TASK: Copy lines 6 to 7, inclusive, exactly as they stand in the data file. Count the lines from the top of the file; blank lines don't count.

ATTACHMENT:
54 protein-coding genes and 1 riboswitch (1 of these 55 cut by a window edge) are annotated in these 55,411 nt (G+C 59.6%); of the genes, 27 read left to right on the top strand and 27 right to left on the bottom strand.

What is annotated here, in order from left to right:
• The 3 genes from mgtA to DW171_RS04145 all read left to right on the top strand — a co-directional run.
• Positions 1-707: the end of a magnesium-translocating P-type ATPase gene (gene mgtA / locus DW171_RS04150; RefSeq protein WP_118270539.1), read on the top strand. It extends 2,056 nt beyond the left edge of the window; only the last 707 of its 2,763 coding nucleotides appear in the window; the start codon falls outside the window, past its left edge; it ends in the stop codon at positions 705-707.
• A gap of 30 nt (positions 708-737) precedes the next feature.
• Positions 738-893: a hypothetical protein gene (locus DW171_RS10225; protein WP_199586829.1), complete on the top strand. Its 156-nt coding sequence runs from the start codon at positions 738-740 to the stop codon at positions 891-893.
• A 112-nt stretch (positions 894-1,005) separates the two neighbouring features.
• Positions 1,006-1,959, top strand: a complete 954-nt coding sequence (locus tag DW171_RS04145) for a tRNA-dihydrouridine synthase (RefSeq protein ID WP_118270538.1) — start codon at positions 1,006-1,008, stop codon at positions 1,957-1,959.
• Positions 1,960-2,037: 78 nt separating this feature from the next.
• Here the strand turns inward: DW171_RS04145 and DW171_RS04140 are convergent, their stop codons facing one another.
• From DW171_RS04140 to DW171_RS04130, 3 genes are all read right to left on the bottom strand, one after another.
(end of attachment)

• Positions 738-893: a hypothetical protein gene (locus DW171_RS10225; protein WP_199586829.1), complete on the top strand. Its 156-nt coding sequence runs from the start codon at positions 738-740 to the stop codon at positions 891-893.
• A 112-nt stretch (positions 894-1,005) separates the two neighbouring features.